From a High School friend who went the Navy path, and keeps in touch: RadGuy in West Texas…
My background in nuclear power. I completed 6 years in the US Navy’s nuclear program. I qualified at the Nautilus (S1W) prototype in Idaho, and was assigned for several years to a nuclear power guided missile cruiser. My last year in the Navy was spent planning and performing repair work on submarine, cruiser and carrier nuclear plants. As a civilian, I spent 5 years doing inspection and testing in the engineering department at one of the largest (1250+ megawatts per unit) nuclear plants in the United States. I ended up with a reasonable amount of knowledge enlightened by a great deal of practical experience.
Why is this on a medical blog dealing the Emergency Medicine? The EM system has evolved in a way that the nuclear power industry has not. In EM, many trained technicians have been added over the years; ranging from EMS first responders in the field, to the various techs in-house in most EDs. Having a group of people trained to perform specific tasks not only speeds care, but it allows those dealing with the most serious problems to act with greater focus.
The nuclear power industry has not evolved in a similar manner. An irrational fear of nuclear energy has left power plant operations to be a great mystery, and made outcasts of those who run the plants. This has left us with a very small number of operators run massive plants. Typical coverage might be 4 or 5 operators in the control room, and a similar number out in the plant. In my civilian career, that would be perhaps a dozen per unit, on a two unit site approaching 10,000 acres. Yes, there are more than a thousand other employees, but only around slightly more than 20 on site that are trained and allowed to operate equipment. The high level of engineering and verbatim compliance with written procedures allows this to work. Highly trained people do certain things in a pre-planned certain order.
In Japan we have seen a large, multi unit plant hammered by a huge earthquake and a tsunami. The earthquake was of a severity far beyond what the plant was designed for. All power was lost, and bad things started to happen that could not be coped with by the onsite staff.
The immediate need was for power, and circulating water. A group of trained responders should be available to provide these things from self contained equipment they bring with them. A modern nuclear plant is built on a truly vast scale. Careful modification will be needed so that these crews may begin to provide the needed services without help from the plant operators. The task is to arrive, hook up the needed services, and let the trained plant operator operate the needed equipment inside the plant.
All the equipment should be of a size to be carried in or behind standard size vehicle, say a large pickup or van. The equipment must be self contained, and be simple to operate. These units should be sized to be contained in a large pickup, or towed in a reasonable sized trailer. When needed, they should be suitable for air transport.
A fair standard would be 300 hp class diesel engines, attached respectively to generators, pumps, and air compressors. These should be of a robust but ordinary commercial design. Fuel tanks sized for around 24 hours of operation.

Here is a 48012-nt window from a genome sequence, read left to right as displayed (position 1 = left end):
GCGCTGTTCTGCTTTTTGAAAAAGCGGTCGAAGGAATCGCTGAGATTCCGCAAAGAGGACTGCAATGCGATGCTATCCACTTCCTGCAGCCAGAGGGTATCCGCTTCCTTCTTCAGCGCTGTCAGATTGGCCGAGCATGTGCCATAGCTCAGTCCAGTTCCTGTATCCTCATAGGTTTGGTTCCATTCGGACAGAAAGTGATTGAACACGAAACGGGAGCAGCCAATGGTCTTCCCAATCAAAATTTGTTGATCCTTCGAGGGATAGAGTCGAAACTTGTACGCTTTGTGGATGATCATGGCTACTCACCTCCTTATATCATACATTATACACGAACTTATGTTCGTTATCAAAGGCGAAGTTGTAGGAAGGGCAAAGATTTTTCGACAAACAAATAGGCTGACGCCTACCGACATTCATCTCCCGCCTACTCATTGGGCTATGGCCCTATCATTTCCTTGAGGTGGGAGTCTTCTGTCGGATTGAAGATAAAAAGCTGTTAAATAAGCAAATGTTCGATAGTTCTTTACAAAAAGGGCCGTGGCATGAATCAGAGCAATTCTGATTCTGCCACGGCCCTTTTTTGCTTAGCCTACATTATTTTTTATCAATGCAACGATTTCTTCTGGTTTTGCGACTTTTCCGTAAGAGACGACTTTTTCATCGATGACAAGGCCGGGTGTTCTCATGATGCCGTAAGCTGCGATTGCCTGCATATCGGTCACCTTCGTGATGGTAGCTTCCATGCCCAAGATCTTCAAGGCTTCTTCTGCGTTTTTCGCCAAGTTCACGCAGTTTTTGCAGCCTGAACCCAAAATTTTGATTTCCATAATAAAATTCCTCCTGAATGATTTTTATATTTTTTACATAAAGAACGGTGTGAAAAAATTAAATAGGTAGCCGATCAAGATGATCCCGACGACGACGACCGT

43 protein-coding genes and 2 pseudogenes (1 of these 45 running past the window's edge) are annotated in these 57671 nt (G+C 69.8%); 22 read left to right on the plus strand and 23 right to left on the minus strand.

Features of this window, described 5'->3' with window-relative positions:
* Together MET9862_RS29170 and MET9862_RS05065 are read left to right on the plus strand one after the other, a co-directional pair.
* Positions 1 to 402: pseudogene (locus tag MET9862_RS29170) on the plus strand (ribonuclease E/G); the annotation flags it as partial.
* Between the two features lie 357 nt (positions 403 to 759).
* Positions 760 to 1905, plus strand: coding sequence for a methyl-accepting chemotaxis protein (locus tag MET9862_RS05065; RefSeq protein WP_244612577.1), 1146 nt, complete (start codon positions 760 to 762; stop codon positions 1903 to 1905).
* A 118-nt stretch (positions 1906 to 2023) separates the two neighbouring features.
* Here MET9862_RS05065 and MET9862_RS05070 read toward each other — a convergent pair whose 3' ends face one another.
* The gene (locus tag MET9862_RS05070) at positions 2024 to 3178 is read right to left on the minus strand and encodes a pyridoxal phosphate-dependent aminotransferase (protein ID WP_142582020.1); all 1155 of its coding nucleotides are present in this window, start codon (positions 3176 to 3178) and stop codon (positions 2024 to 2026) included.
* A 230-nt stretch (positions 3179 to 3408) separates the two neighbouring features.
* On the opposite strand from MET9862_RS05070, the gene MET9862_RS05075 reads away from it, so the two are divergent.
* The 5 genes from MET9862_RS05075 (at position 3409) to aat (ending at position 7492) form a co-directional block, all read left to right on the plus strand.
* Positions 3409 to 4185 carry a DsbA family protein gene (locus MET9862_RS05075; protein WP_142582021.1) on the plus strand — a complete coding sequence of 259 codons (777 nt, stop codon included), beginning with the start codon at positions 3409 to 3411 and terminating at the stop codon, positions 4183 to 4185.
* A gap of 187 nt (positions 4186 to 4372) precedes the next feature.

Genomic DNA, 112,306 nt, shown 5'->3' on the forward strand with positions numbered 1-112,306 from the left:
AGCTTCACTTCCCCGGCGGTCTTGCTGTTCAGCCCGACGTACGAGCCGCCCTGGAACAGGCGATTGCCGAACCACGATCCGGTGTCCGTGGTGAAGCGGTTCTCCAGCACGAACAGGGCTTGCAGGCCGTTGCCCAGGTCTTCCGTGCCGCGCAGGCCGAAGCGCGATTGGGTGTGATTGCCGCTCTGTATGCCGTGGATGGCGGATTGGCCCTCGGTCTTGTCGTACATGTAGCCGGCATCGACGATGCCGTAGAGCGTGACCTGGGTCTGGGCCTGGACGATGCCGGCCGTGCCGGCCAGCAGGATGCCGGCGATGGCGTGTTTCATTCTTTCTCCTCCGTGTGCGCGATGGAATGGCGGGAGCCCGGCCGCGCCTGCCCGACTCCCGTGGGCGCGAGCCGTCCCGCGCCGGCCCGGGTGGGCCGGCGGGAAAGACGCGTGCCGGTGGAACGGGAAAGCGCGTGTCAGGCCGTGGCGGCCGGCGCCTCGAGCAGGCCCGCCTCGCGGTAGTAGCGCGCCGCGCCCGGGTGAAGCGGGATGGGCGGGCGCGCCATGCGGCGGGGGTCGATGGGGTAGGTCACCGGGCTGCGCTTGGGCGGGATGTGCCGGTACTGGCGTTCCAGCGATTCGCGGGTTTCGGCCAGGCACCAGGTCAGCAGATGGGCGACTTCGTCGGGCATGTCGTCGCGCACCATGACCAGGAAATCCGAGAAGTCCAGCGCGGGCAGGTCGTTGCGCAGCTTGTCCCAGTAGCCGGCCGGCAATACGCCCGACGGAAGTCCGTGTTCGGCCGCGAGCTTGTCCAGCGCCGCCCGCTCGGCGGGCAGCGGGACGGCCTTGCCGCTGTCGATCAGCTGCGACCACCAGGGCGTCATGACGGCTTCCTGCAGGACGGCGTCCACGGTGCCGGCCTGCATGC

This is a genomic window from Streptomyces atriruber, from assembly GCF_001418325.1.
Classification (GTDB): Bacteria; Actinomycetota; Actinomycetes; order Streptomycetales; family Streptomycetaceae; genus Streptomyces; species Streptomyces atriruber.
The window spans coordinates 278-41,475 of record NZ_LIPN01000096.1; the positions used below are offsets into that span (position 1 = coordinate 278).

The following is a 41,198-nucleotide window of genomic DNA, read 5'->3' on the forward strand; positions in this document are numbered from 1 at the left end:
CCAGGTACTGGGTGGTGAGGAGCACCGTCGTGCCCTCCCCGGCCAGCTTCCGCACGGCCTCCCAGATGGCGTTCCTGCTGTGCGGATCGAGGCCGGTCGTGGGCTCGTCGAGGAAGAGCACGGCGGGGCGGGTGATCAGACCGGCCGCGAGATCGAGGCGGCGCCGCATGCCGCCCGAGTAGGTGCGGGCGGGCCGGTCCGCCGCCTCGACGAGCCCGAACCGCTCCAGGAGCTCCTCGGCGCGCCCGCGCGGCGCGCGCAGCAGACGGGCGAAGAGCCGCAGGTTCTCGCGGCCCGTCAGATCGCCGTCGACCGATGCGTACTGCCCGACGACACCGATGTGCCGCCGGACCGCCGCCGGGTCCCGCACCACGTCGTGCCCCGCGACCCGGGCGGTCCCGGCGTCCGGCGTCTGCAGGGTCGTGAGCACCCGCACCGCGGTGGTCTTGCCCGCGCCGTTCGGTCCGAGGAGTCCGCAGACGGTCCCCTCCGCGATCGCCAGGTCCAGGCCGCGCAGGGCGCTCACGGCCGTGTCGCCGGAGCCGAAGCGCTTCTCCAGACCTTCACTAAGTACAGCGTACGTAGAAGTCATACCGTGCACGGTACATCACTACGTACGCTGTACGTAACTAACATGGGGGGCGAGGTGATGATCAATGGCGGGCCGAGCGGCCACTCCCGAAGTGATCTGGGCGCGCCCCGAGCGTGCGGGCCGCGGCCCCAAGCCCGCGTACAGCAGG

On the plant side, design must allow vital systems to be accessed from outside, with ordinary hand tools. I propose color coded and number steel access plates on the outer walls of various plant buildings. Crews can unbolt the cover plate, expose connections, and hook up the appropriate service.
In Japan, the first need was a power connection for each unit. Assume that first responders begin to arrive around three hours after the initial event. Whether they arrive by road, air, barge or train does not matter. The first units to arrive connect to the first power panel for the assigned unit. This power is not to run plant equipment, but rather to provide power for instrumentation, control and communications. For each unit, this is well within the capacity of a single portable diesel.
Once there is power for communications, and more direct intervention can begin. As additional power units arrive, they can be attached to single plant loads, those deemed most vital at the time. Examples might be a small number of pumps, or even a single large pump. It could be power for a single set of motor operated valves. The power units would be attached under the direction of the operators for each plant. These could be emergency feed pumps, fire pumps, isolated HVAC systems.
Besides power, there may be a need for cooling water. From photographs, it appears the circulating water intake structure in Japan was badly damaged. If the systems are intact, portable power can run some of the pumps. With damage such as occurred in Japan, connections similar to standard dry standpipe fire systems should be provided for in an individual basis for vital loads. This could be heat exchangers for cooling anything from the plant emergency generators, to decay heat removal systems. Single fire engines, or trailer mounted pumps can then provide water for individual loads.
These small interventions will provide time for other needed repairs, and for more trained plant operators, engineers and technicians to arrive. From the available information from Japan, perhaps a dozen such portable units would have allowed things to progress much more slowly. Indeed, with timely intervention and a bit of luck fission products would not have been released.
It is time to accept nuclear power as a part of daily life. The communities that use the power from these plants can also provide support in emergencies. Truly, we are all in this together.